Written January 1st
The Magus is an important book for me, and one of those – like Marlowe’s Dr Faustus and Wilde’s The Picture of Dorian Grey – that a too intense reading of during my late adolescence/early adulthood can be blamed for the absolute shitshow that was my twenties1.
I didn’t, though, reread that battered undergraduate paperback (likely stained with cigarette ash, woefully cheap lager and masturbatory, demivierge, semen), I instead read a hardback copy of John Fowles’ 1977 “Revised Version”, which is one of the two books I liberated from its incarceration as part of a “books bought by the yard” type display in the provincial hotel where the after-party for my maternal grandmother’s funeral was held in September 2014.
The other book – The Abominable Goat by Stephen Lister – I mistook for something else, I think, tho I was never able to confirm whether or not it was indeed the obscure book EM Forster mentioned in his Commonplace Book (a posthumous collection of his unpublished notes), but tbh that’s solely because at no point did I try and find that out. I just read Lister’s book, was underwhelmed, and got on with my life, as increasingly unhappy and hedonistic as it was back then.
The Magus: A Revised Version, however, I hung onto, waiting until I felt I deserved a nostalgic return trip to one of my earliest, greatest, literary pleasures.
Also I hesitated because it’s over 650 pages in length, and a hardback. I hate hardbacks, because I mostly only read while walking and it’s a lot harder to do that with a hardback than a paperback, because they’re larger and heavier and rarely – if ever – fit into a pocket, which is also an essential and under-praised property for books to possess.2
When I’m truly excited about a book, I often postpone reading it because of fear.
Fear that I won’t enjoy it and I’ll be disappointed, which is something I’d then have to publicly admit to due to my laaaaame habit of blogging about basically every single book I read, and typing that I was let down, disappointed, by a book is forcing myself to put into words and therefore admitting to myself that my project of reading emotive, entertaining and/or informative literature is failing.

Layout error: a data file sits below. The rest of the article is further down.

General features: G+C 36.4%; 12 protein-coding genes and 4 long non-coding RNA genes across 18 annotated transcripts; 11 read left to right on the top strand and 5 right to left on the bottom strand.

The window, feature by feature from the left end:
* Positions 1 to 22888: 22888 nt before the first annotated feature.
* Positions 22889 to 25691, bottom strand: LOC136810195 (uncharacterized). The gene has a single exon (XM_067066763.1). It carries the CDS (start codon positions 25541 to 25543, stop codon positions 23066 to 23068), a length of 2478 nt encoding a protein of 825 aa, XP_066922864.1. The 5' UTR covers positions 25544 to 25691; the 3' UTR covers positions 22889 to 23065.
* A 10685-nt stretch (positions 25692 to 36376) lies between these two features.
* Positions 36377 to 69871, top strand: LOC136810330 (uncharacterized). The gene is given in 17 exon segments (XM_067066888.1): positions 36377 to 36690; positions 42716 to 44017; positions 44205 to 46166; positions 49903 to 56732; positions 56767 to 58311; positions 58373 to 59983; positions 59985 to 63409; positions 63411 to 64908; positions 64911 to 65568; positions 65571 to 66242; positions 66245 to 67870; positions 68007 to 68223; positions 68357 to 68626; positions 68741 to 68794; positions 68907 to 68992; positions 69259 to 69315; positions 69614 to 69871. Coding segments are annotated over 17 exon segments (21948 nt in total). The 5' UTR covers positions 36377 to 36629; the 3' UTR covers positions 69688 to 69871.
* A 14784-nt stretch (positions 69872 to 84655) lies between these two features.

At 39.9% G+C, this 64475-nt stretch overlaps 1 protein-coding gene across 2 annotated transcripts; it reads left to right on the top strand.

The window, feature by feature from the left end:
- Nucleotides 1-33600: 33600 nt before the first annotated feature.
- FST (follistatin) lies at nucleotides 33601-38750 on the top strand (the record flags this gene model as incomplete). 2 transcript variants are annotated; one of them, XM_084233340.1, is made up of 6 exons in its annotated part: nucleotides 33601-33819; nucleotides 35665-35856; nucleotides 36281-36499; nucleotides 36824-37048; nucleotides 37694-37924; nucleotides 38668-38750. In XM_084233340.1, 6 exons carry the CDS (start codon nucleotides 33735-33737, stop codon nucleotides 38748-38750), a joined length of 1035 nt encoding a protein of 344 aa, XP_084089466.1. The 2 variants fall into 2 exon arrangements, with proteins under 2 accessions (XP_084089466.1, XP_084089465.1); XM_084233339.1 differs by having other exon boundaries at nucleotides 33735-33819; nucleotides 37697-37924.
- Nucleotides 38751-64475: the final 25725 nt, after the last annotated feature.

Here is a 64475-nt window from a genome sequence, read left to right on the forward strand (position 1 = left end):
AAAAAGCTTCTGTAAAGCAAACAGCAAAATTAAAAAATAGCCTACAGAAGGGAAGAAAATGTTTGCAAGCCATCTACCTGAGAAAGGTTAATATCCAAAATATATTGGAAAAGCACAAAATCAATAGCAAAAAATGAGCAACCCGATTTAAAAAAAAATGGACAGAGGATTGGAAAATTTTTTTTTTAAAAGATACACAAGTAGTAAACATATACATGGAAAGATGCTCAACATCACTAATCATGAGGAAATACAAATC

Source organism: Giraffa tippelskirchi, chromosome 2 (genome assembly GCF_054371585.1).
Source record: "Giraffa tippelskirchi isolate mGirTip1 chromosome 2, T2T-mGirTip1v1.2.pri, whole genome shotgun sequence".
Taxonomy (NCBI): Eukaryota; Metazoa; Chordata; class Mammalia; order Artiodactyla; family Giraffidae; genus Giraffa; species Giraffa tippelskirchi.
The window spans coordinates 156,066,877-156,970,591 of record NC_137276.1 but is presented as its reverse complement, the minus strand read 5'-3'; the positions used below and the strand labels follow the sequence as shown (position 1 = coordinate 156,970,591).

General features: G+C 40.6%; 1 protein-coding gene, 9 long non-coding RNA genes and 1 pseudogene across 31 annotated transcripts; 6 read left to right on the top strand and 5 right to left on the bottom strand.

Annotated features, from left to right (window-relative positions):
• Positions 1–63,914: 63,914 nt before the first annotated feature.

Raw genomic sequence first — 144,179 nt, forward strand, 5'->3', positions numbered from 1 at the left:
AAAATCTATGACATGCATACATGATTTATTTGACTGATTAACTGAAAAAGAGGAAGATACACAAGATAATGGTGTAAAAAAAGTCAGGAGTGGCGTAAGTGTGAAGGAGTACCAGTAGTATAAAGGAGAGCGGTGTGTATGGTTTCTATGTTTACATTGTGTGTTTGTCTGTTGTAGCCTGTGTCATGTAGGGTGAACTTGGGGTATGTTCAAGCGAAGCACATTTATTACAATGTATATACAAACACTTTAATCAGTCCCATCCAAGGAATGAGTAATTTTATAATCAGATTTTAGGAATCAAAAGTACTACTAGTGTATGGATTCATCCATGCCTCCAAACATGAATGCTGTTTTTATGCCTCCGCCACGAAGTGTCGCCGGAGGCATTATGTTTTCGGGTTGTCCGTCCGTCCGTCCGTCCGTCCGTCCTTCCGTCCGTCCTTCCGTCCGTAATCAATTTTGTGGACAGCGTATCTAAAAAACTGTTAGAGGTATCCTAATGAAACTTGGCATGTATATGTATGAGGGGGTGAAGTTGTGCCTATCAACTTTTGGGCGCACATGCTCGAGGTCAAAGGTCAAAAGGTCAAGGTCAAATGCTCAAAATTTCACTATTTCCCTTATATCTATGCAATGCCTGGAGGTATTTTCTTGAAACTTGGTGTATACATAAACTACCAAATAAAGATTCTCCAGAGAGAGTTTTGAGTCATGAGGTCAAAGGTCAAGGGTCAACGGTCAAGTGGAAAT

That project, the project of near-constant reading, is my life.
To read a bad book is to fail at my life. When I’m reading a book that is badly written, my mood is conspicuously worse, I’ve told you this before.
I carried this hardback copy of The Magus with me all around London in the hectic mess that was the second half of my 2017, and then took it with me for the six months I spent in Spain, and then brought it with me over the Atlantic and-
I’ve spoken about the journey of my library on here so many fucking times
It’s boring, isn’t it?
Everything is boring.
I’d love to thrill you with scandalous descriptions of my alcohol abuse or my financially-suicidal schemes or my self-harming or my intense hatred of my too fat body, but I’m even too bored to be doing any of those things at the moment.
I’m far from the most depressed I’ve ever been.
I’m working a lot and in my thirties so drinking less because working with a hangover has become – as was foretold – more difficult.
Yes, my body looks disgusting right now, but I have only been able to exercise regularly as an adult in one specific way, and that way (watching prestige television on a treadmill) remains prohibited due to the continuing global pandemic (COVID-19, ever heard of it???), and beating myself up (literally, lol, that’s a little self-harming gag) would be counterproductive to my general well-being.
As of right now – January 1st, 2021 – I’m feeling relatively grounded and relatively safe.
I’m bored, but unless I catch COVID and get a bad case of it, I think I’m going to get through the six or nine or twelve months or whatever that remains of this COVID world without psychiatric collapse.